NASHVILLE, Tenn. (BP)–Protests against rampant street violence and government seizure of private land plagued the government of Venezuelan President Hugo Chavez in late August. One farmer, whose repeated hunger strikes drew attention to government arrogance, died in a military hospital where he had been held against his will for nine months.
The death of Franklin Brito, 49, was announced Aug. 30 by his family, who said Brito’s “fundamental human rights were violated,” the Associated Press reported. “They held him in the military hospital against his will for nearly nine months,” Brito’s daughter Angela told reporters. “They didn’t give access to doctors he trusted, even though he requested it.”
Venezuelan officials say they took Brito to the hospital trying to safeguard his life and never proposed taking Brito’s land, but instead tried to help him, the AP reported. They acknowledge, however, that Chavez’s government over the past eight years has seized more than 5 million acres of farmland, claiming they targeted fallow or underused property with the goal of boosting food production and helping landless families.
Critics say the seizures have included working farms and are hurting food output while benefiting Chavez supporters. Brito protested the 2004 invasion of his property by other farmers who had been given permits to work adjacent land — eventually cutting off Brito’s access to his own farm.
Chavez critics accused the government of moving Brito to the military hospital in December to make his protests outside the offices of the Organization of American States less visible, the AP reported. His eight hunger strikes, which began in November 2004, included publicity stunts like sewing his mouth shut and cutting off a finger in front of television cameras.
Two days before Brito’s death was announced, an estimated 1,500 people marched through Caracas to protest dramatic increases in street violence, the AP reported.
Venezuela has one of Latin America’s highest murder rates, with the government acknowledging more than 12,000 homicides nationwide in the first 11 months of 2009, the AP reported. The Venezuelan Violence Observatory, a public interest group that researches crime, estimated the country saw more than 16,000 homicides that year — up from fewer than 6,000 when Chavez took office in 1999. That would give Venezuela a homicide rate of 56 per 100,000 people — far higher than drug-violent Mexico’s 14 per 100,000, but lower than El Salvador’s 71 homicides per 100,000 people, the AP said.
In a televised speech, Chavez dismissed criticism that he has failed to take significant action on crime. “They want to attribute the violence to me,” Chavez said, according to the AP. “Violence is one of the visible and terrible effects of social injustice, of capitalism, of the model the bourgeoisie imposed on us.”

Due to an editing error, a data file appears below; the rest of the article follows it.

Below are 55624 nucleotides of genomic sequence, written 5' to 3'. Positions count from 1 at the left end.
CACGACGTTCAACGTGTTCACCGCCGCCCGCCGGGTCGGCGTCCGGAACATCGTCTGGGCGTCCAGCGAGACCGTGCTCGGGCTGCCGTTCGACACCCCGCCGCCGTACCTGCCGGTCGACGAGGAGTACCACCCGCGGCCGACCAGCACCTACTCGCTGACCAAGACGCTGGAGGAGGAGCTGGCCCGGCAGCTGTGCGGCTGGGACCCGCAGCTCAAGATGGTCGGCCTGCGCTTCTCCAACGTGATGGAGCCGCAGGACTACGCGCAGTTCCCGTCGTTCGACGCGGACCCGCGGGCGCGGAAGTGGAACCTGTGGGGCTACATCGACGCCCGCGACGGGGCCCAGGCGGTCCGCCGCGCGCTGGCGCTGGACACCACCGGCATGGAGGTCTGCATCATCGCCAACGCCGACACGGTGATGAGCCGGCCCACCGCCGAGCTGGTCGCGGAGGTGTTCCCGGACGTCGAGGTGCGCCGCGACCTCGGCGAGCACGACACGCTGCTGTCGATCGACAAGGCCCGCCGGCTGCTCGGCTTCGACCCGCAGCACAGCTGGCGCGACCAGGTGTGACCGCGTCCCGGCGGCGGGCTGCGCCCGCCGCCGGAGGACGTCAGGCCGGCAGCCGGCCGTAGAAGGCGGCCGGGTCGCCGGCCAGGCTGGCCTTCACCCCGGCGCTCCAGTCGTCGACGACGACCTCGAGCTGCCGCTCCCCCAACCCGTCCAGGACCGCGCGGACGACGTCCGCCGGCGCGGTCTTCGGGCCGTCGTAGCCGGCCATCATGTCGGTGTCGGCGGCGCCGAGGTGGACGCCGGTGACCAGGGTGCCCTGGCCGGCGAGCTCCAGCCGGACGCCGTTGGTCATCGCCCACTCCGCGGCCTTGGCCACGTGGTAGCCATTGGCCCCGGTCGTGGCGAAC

BAPTISTS IN ISRAEL CELEBRATE 100 YEARS — Baptists in Israel will celebrate the 100th anniversary of Baptist work in the Holy Land with a May 12-14, 2011, event in Nazareth, the Association of Baptist Churches in Israel announced Aug. 25.
“We would like to invite you to come and celebrate with us the momentous 100th anniversary of Baptist beginnings in the Holy Land,” the announcement said. “While we will be reviewing our historical beginnings at this event, we will also seek to discern God’s calling for the future.”
The program will include both local and international speakers and worship singers, as well as “a unique opportunity to learn more about what God is doing within the Baptist and evangelical churches in Israel today,” the announcement said. The celebration is being sponsored by the Association of Baptist Churches in Israel, the Nazareth Evangelical Theological Seminary and Nazareth Baptist School.
Baptist work in Israel dates to the spring of 1911, when Baptist churches in southern Illinois sent a Palestinian, Shukri Musa, “back to his people in Safed,” according to a 50-year history of the work written by Dwight L. Baker. One young man, Louis Hanna, accepted Christ and was baptized May 10, 1911, “in the stream that flows through Wadi el Lemun (Valley of the Lemon), near Safed.”
The main event will be held May 12-14, 2011, at the Golden Crown Hotel in Nazareth. A related tour package also is being offered. For more information, e-mail [email protected] or visit www.baptist.org.il.
MOZAMBIQUE RIOTS SIGN OF GLOBAL FOOD CRISIS — Food riots in Mozambique symbolize the frustration of poor people in many countries — from Asia to Europe — with a recent spike in world food prices, a United Nations office said Sept. 1.